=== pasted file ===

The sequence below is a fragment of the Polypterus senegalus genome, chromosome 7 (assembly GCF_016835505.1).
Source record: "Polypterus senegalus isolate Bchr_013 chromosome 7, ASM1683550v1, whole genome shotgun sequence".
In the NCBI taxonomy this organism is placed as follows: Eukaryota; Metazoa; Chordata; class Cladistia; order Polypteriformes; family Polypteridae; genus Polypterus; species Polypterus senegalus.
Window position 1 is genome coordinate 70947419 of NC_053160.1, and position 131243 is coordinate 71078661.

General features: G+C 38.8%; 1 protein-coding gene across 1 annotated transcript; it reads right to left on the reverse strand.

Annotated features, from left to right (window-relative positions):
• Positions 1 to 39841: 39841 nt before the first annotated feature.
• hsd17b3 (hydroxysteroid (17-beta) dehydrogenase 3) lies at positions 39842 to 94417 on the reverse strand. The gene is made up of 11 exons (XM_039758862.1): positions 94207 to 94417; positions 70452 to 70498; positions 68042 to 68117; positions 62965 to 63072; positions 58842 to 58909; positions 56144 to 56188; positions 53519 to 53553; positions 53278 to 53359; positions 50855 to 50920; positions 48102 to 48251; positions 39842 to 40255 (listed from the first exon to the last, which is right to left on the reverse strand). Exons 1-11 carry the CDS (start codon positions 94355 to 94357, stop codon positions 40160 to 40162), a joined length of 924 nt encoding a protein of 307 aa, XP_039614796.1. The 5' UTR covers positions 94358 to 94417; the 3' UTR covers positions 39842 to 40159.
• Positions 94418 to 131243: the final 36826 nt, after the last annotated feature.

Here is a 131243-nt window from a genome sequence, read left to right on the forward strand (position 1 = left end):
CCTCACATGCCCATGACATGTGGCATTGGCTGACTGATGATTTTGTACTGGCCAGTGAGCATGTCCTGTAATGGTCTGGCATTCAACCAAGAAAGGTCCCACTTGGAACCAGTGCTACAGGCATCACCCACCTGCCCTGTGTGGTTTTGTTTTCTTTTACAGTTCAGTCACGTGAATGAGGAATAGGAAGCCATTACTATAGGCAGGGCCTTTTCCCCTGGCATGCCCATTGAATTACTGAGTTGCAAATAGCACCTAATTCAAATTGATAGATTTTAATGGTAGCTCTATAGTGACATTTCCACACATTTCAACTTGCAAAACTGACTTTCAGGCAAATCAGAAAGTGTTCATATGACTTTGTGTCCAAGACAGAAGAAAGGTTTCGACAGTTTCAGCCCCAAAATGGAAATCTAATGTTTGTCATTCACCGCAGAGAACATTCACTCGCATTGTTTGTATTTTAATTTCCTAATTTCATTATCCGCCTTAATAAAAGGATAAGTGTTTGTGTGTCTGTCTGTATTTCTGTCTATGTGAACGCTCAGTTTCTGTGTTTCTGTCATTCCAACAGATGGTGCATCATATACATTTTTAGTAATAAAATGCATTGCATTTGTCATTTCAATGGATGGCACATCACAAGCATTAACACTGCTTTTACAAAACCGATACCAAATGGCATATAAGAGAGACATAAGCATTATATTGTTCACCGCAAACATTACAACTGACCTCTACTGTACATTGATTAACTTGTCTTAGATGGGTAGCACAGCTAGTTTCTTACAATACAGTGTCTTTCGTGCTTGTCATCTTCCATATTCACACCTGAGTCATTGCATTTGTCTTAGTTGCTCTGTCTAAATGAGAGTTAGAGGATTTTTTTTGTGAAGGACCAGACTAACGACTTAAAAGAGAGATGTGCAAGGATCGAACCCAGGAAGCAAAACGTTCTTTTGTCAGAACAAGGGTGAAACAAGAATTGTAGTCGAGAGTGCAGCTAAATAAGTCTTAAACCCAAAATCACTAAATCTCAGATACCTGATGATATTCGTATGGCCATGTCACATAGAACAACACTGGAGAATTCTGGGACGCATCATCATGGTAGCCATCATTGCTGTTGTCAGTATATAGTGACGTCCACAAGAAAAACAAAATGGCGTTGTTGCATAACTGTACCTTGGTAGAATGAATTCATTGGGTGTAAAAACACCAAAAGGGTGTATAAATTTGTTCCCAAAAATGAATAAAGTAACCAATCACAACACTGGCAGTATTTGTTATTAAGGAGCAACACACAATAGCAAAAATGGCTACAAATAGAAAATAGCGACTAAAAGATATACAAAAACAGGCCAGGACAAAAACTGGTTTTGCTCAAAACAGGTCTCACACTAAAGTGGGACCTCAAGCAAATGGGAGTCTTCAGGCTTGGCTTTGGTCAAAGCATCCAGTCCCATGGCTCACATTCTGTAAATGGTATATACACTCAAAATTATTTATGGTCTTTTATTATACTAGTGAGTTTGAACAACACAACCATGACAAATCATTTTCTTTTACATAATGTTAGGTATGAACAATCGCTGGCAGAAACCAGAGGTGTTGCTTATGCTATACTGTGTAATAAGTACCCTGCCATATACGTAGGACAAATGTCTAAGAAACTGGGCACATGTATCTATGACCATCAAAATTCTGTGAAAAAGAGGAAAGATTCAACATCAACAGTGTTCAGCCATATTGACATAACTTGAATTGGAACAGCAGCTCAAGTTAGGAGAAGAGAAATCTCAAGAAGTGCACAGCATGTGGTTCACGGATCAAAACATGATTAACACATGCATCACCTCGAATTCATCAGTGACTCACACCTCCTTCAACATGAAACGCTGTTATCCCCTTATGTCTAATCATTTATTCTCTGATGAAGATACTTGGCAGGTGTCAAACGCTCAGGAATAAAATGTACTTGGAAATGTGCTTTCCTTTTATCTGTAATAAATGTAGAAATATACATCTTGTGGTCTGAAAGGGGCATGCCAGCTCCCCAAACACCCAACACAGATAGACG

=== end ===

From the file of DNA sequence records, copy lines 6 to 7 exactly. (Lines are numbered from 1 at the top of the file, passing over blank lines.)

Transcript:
Annotated features, from left to right (window-relative positions):
• Positions 1 to 39841: 39841 nt before the first annotated feature.